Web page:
The center in this Croatian coastal town provides care for adults with varying stages of dementia. It is a safe place for those who can't cope on their own and a lifesaver for those taking care of them while holding down a job. Counseling is provided so family members learn how to handle their loved ones' illness and how to make their life as comfortable as possible.
This new service and attitude is the result of an ambitious plan to make the country's social welfare system more client-focused, user-friendly and better managed. Five years ago, Croatian authorities partnered with the World Bank to overhaul the system so it would help welfare beneficiaries achieve the greatest self-reliance, and deliver effective services to the neediest.
Thanks to the World Bank-supported Social Welfare Development Project, a parent-driven association is caring for almost 200 children with severe physical disabilities. A grant allowed them to hire 14 employees and also treat children who cannot get to the center.
"Here children receive play therapy. There is nothing violent here, there is nothing that you have to do, everything is done through play. My son has also embraced it and he makes the most progress through play," says Adrijana Prpa, a mother of a severely disabled boy.
Another group in Pula is helping people with developmental disabilities cope with routine tasks which we often take for granted--food shopping, cooking, paying bills, opening a bank account. Thanks to the project, the group's building was renovated and they received new vans that are allowing 100 disabled adults to live a more independent life.
Learning to cook was Danijela Jović's favorite thing. "I never had a clue about kitchen work. Since my Danijela (one of the educators and Danijela's caretaker) taught me how to cook, I enjoy this task, I love it very much and it makes me happy."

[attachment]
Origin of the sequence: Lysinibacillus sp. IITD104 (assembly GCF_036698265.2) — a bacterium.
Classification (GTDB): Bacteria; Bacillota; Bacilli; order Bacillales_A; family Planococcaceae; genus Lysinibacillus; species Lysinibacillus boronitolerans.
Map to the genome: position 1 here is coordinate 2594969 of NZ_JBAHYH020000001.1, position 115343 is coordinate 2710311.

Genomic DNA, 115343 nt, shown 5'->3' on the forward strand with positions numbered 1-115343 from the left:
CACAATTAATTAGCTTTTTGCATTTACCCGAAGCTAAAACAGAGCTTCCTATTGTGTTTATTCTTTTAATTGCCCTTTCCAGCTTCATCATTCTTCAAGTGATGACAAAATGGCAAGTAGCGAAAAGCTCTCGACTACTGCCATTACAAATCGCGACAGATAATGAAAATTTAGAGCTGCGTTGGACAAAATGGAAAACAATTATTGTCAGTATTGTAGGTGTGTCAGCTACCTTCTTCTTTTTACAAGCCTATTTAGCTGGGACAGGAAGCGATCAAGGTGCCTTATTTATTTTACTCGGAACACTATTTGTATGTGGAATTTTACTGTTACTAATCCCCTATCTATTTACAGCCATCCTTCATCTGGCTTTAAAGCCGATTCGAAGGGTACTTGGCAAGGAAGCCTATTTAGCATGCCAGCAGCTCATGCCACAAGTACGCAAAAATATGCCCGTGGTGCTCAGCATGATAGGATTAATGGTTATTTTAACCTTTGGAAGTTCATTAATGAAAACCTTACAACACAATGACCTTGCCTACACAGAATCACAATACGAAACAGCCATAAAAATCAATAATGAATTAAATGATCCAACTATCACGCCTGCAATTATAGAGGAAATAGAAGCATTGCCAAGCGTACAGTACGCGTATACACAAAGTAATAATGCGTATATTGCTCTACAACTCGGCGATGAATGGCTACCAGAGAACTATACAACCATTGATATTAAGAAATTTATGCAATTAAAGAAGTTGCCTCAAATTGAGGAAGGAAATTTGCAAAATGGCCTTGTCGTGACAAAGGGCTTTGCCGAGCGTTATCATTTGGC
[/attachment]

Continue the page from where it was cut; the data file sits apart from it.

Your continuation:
Over 250 social welfare practitioners—social workers, state and county representatives—were involved in reforming social welfare. Almost 9,000 needy and vulnerable people were cared for through 34 innovative community-driven projects. New social service quality standards were introduced in residential homes and social welfare centers. Before the project started, only a third of residential institutions met public health standards. Now almost three quarters of them do.
Fourteen social welfare centers were built or renovated and equipped with a new computer management system. They, and more than 70 other social welfare centers, operate on the one-stop-shop principle. A front office answers administrative questions and a back office allows clients to have private meetings with social workers. Social workers spend less time on administrative work and more with their clients. Clients do not have to traipse to different offices.
These reforms laid the ground for a new social welfare law. But this was just the beginning.
"These were first generation reforms, now we need to focus on second generation reforms, which will gradually reduce institutionalized care to the largest extent possible, provide services based on individual needs, further increase provision of community based social services, heavily promote foster care and make the system much more responsive and effective to the needs of the vulnerable and needy," says Ministry of Health and Social Welfare State Secretary Ante Zvonimir Golem.
Other countries in Eastern Europe and Central Asia have tried to introduce similar changes to better serve and protect the vulnerable but only managed to do them partially. Croatia, by contrast, is a good example of a country where changes have been successfully introduced nationwide to benefit the neediest and most vulnerable members of society.